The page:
A Guide to Being Salt and Light in Knoxville
From independent efforts to partnerships
To produce the guidebook, Compassion Coalition hosts numerous focus groups with representatives from government, the faith community, and nonprofits. Dialogue leads to relationships and new partnerships. In one neighborhood, for example, Baptist, Methodist and Presbyterian churches came to recognize the inefficiencies of each having its own food pantry. After six months of dialog and training they joined forces and launched a single new ministry center that provides food, clothing, budgeting classes, and mobile meals for the elderly in the neighborhood.
Compassion Coalition has also facilitated new partnerships between churches and secular nonprofits. Rev. Standefer, now executive director of the Coalition, explains that when the first edition of Salt & Light highlighted several programs operated by Knoxville's Community Action Committee (CAC) for the city's elderly and homeless, "the CAC suddenly got on the churches' radar screen." Today, Compassion Coalition operates an "electronic bulletin board" where CAC social workers can post requests—for everything from cans of Ensure to transportation volunteers.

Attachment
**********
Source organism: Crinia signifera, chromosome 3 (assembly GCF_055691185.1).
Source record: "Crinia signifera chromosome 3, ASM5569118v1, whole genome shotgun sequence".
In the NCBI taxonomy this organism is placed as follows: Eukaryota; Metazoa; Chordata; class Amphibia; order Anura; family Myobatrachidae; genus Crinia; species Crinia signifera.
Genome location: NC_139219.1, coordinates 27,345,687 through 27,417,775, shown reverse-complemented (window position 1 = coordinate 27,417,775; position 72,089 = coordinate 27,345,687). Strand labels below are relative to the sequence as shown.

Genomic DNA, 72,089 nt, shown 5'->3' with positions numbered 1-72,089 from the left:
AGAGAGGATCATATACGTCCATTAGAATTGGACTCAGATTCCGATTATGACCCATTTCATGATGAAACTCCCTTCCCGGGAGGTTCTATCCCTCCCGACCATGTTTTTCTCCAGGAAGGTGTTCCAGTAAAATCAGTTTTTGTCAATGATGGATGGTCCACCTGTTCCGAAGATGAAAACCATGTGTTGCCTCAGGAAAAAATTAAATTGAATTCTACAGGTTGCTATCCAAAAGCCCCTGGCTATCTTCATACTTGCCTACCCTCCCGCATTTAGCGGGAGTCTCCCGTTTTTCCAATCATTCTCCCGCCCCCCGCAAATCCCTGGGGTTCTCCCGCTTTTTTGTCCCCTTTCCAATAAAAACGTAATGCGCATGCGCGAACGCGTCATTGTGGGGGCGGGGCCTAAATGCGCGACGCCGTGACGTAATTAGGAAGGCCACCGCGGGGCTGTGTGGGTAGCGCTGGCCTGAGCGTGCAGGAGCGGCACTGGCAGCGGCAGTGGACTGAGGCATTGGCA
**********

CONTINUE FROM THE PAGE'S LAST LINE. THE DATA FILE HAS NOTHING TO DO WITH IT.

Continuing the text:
Misty Goodwin, senior manager of CAC's "Project Live," reports she uses the bulletin board to find help for her elderly clients who have needs not easily met by the agency's government funding streams. She values Compassion Coalition as a "one-stop shop." Without it, Goodwin says, her case managers would "waste their valuable time calling every church in town."
The Coalition's oldest citywide endeavor is its Restorative Justice initiative. In 2002, District Attorney Randy Nichols came to the Coalition seeking aid. With some 3000 juvenile offenders in the criminal justice system then, Nichols was looking for a way to give nonviolent offenders opportunities for community service rather than placing them in the local detention center. At the time, the only supervised community service available was on a weekly litter pick-up crew.